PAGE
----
The South Carolina House passed a bill Wednesday to pay to repair the state’s crumbling roads by increasing the state’s gas tax by 10 cents a gallon.
The proposal, which would raise roughly $427 million a year, passed 87-20, a large enough margin in the GOP-dominated House to survive a veto threat by Republican Gov. Nikki Haley.
State Rep. Gary Simrill, R-York, said the “strong vote” shows House members are serious about fixing S.C. roads.
The House proposal would:
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▪ Increase the state’s gas tax by the equivalent of 10 cents a gallon to 26.75 cents
▪ Increase the maximum state sales tax on vehicles to $500 from $300
▪ Cut the average S.C. taxpayer’s income taxes by $48 a year. Once phased-in after two years, that tax cut would reduce the state’s $6.9-billion-a-year general fund by roughly $50 million.
Haley took to Facebook on Wednesday evening saying she was stunned the House voted to “raise your taxes by $365 million” next year. She posted to her social media followers how House members voted. She has said she would veto a tax increase to repair roads that did not include a “massive” tax cut.
Haley has proposed a 10 cent-a-gallon gas-tax increase, to be phased in over three years, paired with a 2-percentage-point cut to the state’s top-end 7 percent income tax, to be phased in over 10 years.
She has said growth in state revenues would offset lost income tax revenue. But critics said her proposal would cut state spending on schools, law enforcement and health care by more than $1 billion a year when the tax cut was phased in completely.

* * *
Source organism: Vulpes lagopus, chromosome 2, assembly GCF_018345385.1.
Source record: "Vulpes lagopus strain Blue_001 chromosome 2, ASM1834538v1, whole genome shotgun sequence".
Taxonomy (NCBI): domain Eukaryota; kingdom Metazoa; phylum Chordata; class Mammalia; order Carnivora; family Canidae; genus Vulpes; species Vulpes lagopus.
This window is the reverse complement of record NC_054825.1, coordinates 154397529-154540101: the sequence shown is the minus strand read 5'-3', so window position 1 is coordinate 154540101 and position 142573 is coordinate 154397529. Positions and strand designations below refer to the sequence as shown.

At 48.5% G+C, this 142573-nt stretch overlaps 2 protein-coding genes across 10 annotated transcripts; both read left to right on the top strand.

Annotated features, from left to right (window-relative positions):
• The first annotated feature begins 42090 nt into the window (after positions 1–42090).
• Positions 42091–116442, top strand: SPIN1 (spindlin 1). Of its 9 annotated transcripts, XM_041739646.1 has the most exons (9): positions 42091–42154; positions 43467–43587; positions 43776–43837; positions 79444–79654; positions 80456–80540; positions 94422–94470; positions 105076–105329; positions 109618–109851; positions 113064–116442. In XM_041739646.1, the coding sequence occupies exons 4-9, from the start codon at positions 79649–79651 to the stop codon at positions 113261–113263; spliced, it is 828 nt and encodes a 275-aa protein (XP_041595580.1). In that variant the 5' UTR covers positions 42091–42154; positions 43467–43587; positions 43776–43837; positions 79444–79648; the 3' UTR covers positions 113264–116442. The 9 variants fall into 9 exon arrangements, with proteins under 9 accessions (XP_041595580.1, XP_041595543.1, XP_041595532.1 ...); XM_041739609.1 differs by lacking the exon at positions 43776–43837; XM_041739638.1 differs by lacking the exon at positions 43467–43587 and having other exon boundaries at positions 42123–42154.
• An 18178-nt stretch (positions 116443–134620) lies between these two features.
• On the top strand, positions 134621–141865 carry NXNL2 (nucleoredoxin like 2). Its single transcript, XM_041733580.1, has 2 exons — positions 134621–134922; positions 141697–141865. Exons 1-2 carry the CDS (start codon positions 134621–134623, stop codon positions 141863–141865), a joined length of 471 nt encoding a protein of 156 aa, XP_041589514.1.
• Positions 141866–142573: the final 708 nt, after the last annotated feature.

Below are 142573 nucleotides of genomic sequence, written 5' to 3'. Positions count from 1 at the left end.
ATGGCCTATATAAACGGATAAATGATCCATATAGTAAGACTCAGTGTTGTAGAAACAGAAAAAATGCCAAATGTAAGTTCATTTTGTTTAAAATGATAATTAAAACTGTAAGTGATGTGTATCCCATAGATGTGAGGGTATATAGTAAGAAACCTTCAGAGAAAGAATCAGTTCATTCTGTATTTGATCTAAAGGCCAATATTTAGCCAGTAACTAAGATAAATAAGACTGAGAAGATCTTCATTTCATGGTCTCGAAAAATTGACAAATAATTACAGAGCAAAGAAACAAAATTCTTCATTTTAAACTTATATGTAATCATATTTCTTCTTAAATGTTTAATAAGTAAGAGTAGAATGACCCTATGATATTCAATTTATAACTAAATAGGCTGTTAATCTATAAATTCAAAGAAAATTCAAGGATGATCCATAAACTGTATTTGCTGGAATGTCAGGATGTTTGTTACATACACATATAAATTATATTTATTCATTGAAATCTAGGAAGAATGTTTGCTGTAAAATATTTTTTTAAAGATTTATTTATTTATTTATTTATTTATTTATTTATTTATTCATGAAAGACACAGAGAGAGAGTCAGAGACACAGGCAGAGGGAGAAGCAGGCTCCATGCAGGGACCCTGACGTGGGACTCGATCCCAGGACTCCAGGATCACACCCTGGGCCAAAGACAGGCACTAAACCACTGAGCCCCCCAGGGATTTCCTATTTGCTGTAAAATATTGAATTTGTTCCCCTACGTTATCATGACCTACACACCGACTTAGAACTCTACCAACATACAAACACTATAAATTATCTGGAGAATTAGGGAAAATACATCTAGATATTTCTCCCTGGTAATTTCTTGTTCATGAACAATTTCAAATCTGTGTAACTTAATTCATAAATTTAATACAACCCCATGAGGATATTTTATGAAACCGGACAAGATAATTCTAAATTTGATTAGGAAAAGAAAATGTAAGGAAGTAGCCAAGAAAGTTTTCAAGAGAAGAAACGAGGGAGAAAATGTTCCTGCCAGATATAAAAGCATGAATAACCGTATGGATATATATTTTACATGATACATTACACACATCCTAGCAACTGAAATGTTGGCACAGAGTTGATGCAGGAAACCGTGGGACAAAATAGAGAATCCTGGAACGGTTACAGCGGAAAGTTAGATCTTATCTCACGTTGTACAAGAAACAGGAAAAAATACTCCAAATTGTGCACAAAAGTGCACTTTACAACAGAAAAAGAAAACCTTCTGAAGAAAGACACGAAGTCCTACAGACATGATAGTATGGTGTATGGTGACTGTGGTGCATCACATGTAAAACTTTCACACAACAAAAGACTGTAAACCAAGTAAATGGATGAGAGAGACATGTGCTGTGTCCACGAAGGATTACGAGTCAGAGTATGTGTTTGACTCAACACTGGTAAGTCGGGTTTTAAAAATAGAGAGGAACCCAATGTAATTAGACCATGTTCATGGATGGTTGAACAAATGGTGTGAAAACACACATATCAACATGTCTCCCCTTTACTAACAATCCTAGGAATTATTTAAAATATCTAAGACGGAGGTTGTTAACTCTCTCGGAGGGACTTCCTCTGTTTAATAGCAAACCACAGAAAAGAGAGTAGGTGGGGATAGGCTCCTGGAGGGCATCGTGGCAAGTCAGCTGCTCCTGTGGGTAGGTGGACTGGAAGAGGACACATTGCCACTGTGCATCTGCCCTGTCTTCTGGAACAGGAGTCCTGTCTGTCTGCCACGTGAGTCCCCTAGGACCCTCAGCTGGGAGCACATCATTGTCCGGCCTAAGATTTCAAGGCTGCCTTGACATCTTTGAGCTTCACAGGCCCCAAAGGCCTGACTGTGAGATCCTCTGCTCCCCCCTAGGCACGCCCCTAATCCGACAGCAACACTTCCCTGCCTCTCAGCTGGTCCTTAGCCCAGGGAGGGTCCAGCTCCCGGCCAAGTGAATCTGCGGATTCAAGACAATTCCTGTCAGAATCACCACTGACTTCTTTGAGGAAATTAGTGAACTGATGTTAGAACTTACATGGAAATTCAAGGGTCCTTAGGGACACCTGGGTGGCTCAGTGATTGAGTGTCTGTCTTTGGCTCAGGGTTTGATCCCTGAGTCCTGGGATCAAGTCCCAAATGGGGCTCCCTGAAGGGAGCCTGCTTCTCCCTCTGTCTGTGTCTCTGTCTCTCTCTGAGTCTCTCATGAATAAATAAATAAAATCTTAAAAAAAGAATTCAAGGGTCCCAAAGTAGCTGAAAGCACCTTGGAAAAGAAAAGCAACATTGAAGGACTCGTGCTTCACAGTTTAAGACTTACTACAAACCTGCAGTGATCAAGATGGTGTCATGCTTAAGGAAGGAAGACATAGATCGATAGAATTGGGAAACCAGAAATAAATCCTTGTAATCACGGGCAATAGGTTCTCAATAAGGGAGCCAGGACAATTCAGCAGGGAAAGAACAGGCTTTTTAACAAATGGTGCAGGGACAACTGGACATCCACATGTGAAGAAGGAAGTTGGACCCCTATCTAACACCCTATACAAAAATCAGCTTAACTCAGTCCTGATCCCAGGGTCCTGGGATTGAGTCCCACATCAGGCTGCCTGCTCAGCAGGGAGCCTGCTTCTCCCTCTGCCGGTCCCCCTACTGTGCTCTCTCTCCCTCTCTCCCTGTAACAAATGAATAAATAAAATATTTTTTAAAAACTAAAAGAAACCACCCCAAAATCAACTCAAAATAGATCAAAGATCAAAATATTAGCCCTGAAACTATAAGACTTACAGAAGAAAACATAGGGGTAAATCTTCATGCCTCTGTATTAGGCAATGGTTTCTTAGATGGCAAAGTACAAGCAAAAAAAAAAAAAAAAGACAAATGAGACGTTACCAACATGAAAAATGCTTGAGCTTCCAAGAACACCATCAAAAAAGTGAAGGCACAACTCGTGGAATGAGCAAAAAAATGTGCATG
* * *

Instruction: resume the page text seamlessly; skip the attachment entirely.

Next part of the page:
The House proposal emerged from a special committee chaired by Rep. Gary Simrill, R-York. The plan has the backing of House leaders, including Speaker Jay Lucas, R-Darlington, and Ways and Means Committee Chairman Brian White, R-Anderson.
“Waiting to address this issue increases repair costs, discourages investment and jeopardizes the safety of South Carolina drivers,” Lucas said in a statement.
The tax hike in the bill – estimated to bring in $427 million a year for road repairs – is tied to the price of gas. So, Simrill said, if gas increases to $3 a gallon, the amount raised for roads could be closer to $600 million a year. The state Department of Transportation has estimated it needs up to $1.5 billion a year in additional money to repair, maintain and expand the state’s roads.
Three state representatives – including Rick Quinn and Todd Atwater, both Lexington Republicans – attempted to amend the House proposal to include a larger income tax cut, reducing to 5.75 percent the top rate over 10 years. Their proposal also included an option for county residents to vote to increase local gas taxes, in addition to the House gas tax increase.
However, that proposal was defeated 66-37 after White told House members they should “proceed with caution” when cutting taxes.
While the state’s revenues will increase, its expenses – including the cost of education, health insurance for state workers, assistance to local governments, new Social Services caseworkers and a new computer system – will go up as well, White said.
“As much as I would prefer to cut taxes and fix our roads, my priority at this point is fixing our roads,” said state Rep. Kirkman Finlay, R-Richland.
The House plan now goes to the GOP-majority state Senate, which has its own roads proposal. That proposal, which would raise $800 million a year for roads, would increase gas taxes by 12 cents a gallon but includes no income tax cut. However, it is stuck in limbo.
Simrill said he has talked to Senate President Pro Tem Hugh Leatherman, R-Florence, who indicated the Senate might be close to the House’s thinking. The York Republican also thinks Haley eventually will support the House plan.
The Associated Press contributed. Reach Cope at (803) 771-8657.
House roads plan
Money raised: Roughly $427 million a year
Tax hikes: Increase the gas tax by the equivalent of 10 cents a gallon, increase the maximum state sales tax on vehicles to $500 from $300
Tax cuts: Adjust the state’s income tax brackets, saving the average taxpayer $48 a year
Other highlights: The plan makes it optional for counties to take over control of local, less-traveled roads in return for getting more state gas-tax revenues